There was something in Phase II music that seemed to get lost along the way. Phase just did not measure up to what I call Panorama standards. I am wondering if Phase II panists can execute Boogsie’s music anymore. The heavy lifting just wasn’t there. While some complain about the costumes and antics of the players, I don’t find it offensive but hilarious. I can cope with that because it is the new thing at Panorama. But, those canopies got to go. Renegades Steel Orchestra is still playing the Jit Samaroo arrangements even though they have a new arranger. The new arranger Kenneth Guppy has to find his own voice to give Renegades a new sound. All Stars Steel Orchestra tune of choice leave much to be desired. They would have done better if they had chosen Defosto’s “Smooth Sailing,” which I heard he wrote for All Stars and their players liked. The arranger seems to be stuck in a “Soca Warrior” mode. Harmonites Steel Orchestra has promise. It was good to see the band return in the finals as one this year. (After separating from Pan Knights, they reunited this year with Pan Knights). I wish that the band paid more homage to its elders and founders. That was for my friend Huey Loy, a founder of the band. He complained to me about the lack of respect. Redemption Sound Setters Steel Orchestra is still the band to beat in Tobago. What a long name. But, Winston Gordon (arranger) has to find a new voice. His best year was when he arranged “Ben Lion.” Buccooneers Steel Orchestra (another Tobago steelband) may soon take over Redemption as the Tobago band to watch. I liked their rendition of “Surrender,” a favorite tune of mine.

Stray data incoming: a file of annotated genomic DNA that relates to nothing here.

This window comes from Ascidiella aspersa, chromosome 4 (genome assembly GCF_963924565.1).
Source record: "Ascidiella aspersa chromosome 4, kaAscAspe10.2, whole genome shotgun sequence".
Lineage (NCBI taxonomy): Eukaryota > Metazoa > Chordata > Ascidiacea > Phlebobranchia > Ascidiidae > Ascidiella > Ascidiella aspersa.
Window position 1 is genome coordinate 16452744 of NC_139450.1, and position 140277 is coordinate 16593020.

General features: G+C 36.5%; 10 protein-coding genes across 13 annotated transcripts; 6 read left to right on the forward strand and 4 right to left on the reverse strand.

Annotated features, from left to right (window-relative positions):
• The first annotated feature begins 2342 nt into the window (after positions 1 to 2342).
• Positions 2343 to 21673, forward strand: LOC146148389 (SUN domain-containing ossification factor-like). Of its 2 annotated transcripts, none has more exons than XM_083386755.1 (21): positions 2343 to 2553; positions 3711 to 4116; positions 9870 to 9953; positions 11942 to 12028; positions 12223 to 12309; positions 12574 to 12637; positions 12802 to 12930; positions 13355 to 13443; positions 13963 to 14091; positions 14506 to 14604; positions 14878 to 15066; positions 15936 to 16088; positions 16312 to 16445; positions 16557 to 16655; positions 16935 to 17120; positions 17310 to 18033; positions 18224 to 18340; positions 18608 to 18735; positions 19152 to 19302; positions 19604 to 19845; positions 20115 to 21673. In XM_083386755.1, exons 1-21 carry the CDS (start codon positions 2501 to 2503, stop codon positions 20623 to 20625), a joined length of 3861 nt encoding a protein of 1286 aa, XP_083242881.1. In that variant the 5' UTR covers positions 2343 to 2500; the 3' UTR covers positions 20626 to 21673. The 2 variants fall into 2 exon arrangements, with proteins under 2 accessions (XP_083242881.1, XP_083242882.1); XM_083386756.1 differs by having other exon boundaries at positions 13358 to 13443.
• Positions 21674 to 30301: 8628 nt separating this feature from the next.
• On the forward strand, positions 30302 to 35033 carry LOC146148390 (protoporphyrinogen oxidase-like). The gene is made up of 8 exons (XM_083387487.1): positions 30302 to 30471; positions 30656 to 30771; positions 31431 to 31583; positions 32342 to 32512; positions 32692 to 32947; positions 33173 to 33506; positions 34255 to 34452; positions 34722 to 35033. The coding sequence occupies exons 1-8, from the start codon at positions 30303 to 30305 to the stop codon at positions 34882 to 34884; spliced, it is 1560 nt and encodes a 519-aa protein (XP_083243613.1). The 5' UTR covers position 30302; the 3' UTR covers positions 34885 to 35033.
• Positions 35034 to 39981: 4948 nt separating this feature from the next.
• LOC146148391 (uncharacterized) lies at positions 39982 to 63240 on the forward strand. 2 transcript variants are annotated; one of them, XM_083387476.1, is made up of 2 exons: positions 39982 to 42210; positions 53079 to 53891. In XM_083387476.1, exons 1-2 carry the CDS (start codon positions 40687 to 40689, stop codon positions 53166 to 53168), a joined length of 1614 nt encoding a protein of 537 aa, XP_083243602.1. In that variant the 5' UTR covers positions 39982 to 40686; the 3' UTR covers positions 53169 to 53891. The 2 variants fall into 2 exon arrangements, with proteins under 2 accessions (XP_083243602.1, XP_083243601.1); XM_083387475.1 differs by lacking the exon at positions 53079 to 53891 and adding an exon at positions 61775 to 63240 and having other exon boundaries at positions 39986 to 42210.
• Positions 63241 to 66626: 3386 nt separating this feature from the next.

Skiffle Bunch Steel Orchestra is a favorite of mine. I love to see young people play our national instrument, especially young women. That is because I remember the time when any woman who dared to play the pan faced being called names and ostracized. I think they have the most young women panists of any band. Lastly, Fonclaire Steel Orchestra, whose arranger Ken ‘Professor’ Philmore had his best year (1990) with “Pan by Storm.” I looked up the year on Pantrinbago pan site. I love reading their Panorama Placing (why not Results) now since they started to include the name of the arrangers. For my money, Professor won the Panorama that year. Since 1990, he has been struggling, changing steelbands many times. But, Fonclaire is the band he should stick with and write music for. The tune “Rewind” just didn’t fit the band. But, I liked their syncopation. The tune “Surrender” would have better suited Professor’s style of arranging. Starlift has to make serious changes if they are to get back in the field. But, I hope that Exodus don’t follow the traditionalists and return to those ridiculous canopies. I heard Exodus on jouvert morning as they played their bomb tune with full force. It was my bomb of choice. It’s a pity Pantrinbago doesn’t record jouvert bomb music or the semi finals. I want to extend my special congratulations to Steel Xplosion Steel Orchestra from Tobago, winners of the medium band competition. I love Carl Alexander’s (arranger) style of arranging. I loved his input of the chorus from the calypso “Masefe, Masefe”. Radica’s horn demanded a Masefe response. Carl is going to win a Panorama one day if he gets the right band. Starlift, are you listening? And, he is from the West too. Oh, Siparia!